Install Logical Journey of the Zoombinis (1996) on Linux


The game Logical Journey of the Zoombinis was an amazing game when I was young. It was fun, and apparently I learned a lot. I decided to try to install it on my Devuan ceres laptop. Here is the optimal route for making it work.

How to Install Zoombinis on Linux

The Zoombinis game was published in 1996, and it supports Windows 3.1 and Windows 95. We are going to install Windows 3.1 in DOSBox, install drivers, and then install the game.

Prepare Windows 3.1

Install DOSBox, which is probably in the main package manager on your GNU/Linux platform.

sudo dnf install dosbox
sudo apt-get install dosbox

Extract the Windows 3.1 VHD file (which I had from my old MSDN AA days). Also extract into sub-folders the Zoombinis disc contents, the sound drivers that DOSBox emulates, and the emulated video drivers.

mkdir -p ~/win31 ; cd ~/win31 ; 7z x ~/Downloads/Windows\ 3.1.vhd
mkdir -p ~/win31/zoominst ; cd ~/win31/zoominst && 7z x ~/Downloads/Logical\ Journey\ of\ the\ Zoombinis.iso
mkdir -p ~/win31/drivers/SB ; cd ~/win31/drivers/SB && 7z x ~/Downloads/
mkdir -p ~/win31/drivers/S3 ; cd ~/win31/drivers/S3 && 7z x ~/Downloads/

Prepare a batch file for mounting the right drives in the emulated environment.

cat <<'EOF' > win31.bat
REM for Zoombinis
MOUNT C ~/win31
MOUNT D ~/win31/zoominst


Run DOSBox:

dosbox win31.bat

Run Windows:


It might prompt you about deleting a corrupt swap file. You can select “Y” to do so, and then go into the Control Panel, “386 Enhanced,” Virtual Memory button, and save the information that is present. Then it shouldn’t prompt you anymore.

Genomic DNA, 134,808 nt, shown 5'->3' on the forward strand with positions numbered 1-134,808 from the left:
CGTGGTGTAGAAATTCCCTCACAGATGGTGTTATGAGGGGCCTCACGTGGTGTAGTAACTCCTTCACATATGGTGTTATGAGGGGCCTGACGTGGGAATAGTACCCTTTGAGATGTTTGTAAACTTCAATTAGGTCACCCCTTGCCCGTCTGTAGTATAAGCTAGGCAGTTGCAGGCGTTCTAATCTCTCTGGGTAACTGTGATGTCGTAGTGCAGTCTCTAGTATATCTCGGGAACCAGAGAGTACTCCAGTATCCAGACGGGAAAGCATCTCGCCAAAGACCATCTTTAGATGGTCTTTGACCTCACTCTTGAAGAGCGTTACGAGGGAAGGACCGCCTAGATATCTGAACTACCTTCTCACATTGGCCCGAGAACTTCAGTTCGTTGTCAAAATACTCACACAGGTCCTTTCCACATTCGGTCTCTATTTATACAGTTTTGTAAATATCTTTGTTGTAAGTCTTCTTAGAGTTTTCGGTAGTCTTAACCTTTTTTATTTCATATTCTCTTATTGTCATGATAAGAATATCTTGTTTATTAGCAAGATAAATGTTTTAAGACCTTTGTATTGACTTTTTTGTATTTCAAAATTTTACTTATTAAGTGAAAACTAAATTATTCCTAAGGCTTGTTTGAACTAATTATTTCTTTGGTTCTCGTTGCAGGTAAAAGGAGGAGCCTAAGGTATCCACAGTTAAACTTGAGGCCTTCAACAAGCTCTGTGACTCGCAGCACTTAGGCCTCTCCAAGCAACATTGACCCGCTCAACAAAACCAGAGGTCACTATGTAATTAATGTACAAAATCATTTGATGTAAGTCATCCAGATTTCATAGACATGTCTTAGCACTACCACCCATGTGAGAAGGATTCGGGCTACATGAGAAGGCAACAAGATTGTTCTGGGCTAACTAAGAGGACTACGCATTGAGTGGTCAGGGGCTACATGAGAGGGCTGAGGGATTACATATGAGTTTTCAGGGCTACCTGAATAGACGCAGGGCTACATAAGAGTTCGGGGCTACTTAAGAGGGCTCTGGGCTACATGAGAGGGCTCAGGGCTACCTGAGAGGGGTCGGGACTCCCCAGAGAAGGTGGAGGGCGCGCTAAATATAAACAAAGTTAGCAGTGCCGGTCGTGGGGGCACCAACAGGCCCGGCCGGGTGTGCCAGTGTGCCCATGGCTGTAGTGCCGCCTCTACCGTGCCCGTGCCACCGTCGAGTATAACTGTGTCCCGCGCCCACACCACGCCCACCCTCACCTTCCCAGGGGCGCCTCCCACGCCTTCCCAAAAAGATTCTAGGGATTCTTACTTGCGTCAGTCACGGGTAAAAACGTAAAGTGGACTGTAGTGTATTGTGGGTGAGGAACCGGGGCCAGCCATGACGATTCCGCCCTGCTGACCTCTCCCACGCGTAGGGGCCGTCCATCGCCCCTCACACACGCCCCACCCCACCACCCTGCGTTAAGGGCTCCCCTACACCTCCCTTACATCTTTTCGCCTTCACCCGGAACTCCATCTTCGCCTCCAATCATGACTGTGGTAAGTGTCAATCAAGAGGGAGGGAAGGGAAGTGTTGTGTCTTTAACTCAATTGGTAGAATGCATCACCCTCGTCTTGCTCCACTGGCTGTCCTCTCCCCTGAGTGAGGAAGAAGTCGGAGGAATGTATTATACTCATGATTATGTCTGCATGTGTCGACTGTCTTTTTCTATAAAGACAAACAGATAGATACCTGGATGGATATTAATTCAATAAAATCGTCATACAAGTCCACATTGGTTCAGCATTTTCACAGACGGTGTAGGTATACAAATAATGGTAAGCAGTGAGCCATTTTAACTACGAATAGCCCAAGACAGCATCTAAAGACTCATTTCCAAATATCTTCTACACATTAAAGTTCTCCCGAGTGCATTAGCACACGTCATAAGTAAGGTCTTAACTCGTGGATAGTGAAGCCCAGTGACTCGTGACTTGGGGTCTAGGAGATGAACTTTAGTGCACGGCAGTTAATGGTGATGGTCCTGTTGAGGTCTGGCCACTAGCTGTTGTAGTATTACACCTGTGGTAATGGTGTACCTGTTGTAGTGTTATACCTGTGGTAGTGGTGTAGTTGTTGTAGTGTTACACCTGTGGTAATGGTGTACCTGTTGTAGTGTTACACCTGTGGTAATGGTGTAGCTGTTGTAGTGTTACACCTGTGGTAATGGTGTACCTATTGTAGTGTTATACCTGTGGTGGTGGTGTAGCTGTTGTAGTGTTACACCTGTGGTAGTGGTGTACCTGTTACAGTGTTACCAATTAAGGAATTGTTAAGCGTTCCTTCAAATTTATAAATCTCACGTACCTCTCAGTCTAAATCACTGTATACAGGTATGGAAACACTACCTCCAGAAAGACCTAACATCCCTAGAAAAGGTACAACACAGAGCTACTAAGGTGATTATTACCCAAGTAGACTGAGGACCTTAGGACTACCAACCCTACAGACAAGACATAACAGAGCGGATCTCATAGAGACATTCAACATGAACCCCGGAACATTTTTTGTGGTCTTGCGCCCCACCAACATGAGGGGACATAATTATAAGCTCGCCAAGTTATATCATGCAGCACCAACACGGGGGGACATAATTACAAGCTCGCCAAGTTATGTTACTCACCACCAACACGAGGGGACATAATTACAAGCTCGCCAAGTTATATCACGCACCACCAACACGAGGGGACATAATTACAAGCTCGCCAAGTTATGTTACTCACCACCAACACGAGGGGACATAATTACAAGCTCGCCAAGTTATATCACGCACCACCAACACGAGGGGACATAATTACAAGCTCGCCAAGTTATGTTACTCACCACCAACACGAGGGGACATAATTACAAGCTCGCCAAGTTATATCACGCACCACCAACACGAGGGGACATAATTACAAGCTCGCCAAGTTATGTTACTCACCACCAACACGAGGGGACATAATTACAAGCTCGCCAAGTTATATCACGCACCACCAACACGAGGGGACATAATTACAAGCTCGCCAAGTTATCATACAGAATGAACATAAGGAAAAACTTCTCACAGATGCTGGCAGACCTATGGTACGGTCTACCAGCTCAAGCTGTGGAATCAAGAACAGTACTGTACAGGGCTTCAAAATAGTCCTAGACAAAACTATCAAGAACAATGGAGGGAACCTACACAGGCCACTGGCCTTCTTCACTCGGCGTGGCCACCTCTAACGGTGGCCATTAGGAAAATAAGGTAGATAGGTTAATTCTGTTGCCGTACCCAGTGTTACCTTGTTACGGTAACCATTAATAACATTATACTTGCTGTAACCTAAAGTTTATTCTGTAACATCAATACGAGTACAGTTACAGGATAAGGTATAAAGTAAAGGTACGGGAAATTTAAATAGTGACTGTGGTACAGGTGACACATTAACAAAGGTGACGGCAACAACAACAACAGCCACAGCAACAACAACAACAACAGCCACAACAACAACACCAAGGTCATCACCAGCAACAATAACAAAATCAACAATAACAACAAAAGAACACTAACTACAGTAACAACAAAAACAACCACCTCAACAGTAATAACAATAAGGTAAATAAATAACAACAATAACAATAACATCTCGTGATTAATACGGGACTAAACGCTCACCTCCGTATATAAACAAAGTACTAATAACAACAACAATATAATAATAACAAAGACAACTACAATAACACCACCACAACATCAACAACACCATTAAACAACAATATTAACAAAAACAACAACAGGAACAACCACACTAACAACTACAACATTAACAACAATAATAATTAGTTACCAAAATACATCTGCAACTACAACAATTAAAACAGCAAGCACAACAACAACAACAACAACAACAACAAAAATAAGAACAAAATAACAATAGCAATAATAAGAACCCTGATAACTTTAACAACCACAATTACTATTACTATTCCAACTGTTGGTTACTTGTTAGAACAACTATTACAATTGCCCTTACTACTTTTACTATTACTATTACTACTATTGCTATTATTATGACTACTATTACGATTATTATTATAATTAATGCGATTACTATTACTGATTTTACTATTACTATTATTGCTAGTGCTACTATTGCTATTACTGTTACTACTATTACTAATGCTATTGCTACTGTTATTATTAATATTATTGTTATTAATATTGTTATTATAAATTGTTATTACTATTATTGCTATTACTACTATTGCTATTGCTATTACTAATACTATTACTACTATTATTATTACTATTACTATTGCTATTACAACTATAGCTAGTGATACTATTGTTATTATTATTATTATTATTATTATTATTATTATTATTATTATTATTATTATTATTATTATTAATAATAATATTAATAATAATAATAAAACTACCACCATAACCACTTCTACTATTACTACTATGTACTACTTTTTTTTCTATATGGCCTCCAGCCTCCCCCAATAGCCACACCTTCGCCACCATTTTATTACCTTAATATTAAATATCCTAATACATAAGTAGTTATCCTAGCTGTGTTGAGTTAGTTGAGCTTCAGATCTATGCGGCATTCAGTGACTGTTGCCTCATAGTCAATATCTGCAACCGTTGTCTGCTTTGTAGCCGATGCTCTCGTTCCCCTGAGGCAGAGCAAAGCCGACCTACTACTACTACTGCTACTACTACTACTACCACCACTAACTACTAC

Install sound and video drivers

Zoombinis will warn you about sound and video settings, so the driver we loaded earlier should cover this. Now we have to install them. DOSBox emulates the SoundBlaster and S3 video hardware, so we just apply those drivers for Windows 3.1, and then audio will work and higher graphics settings too.
In DOSBox, cd to DRIVERS\SB and run the INSTALL utility.


Press enter to install the driver now.
Press enter to do a full installation.
Navigate with the arrow keys down to the Windows 3.1 path and enter in the “C:\Windows” value.

Change the Interrupt setting to the DOSBOX default of 7, as seen in this screenshot (unless you modified it in the dosbox.conf).

If it prompts you about replacing a file, feel free. It will not harm anything to replace it.
When that finishes, you can either reboot or stay on the current session.
Now it is time to install the video drivers. In DOSBox, run the Windows SETUP.EXE utility.


Select the DISPLAY option and press enter.

Scroll all the way to the bottom of the list and select “Other (requires disk…)”
Type in the directory where the video drivers are, e.g. “C:\DRIVERS\S3”
I am uncertain if Windows 3.1 has the ability to change the display resolution, so just pick your preferred screen resolution here.

I picked the 800×600 64K color with small fonts (as opposed to large-print fonts).
The SETUP utility will then return to the full list of system information, and you can select “Accept the configuration shown above.”
You might need to point it to the “C:\DRIVERS\S3” folder once more.
Now you can run Windows 3.1 with sound and an 800×600 display!


Install Zoombinis

Use File Manager to navigate to where we injected the install files.

Run the setup.exe!
Make sure you have enough disk space.

I installed QuickTime as well, although I don’t know what its omission would do.
Now you should have “Broderbund Software” group in Program Manager and the Zoombinis launcher inside it!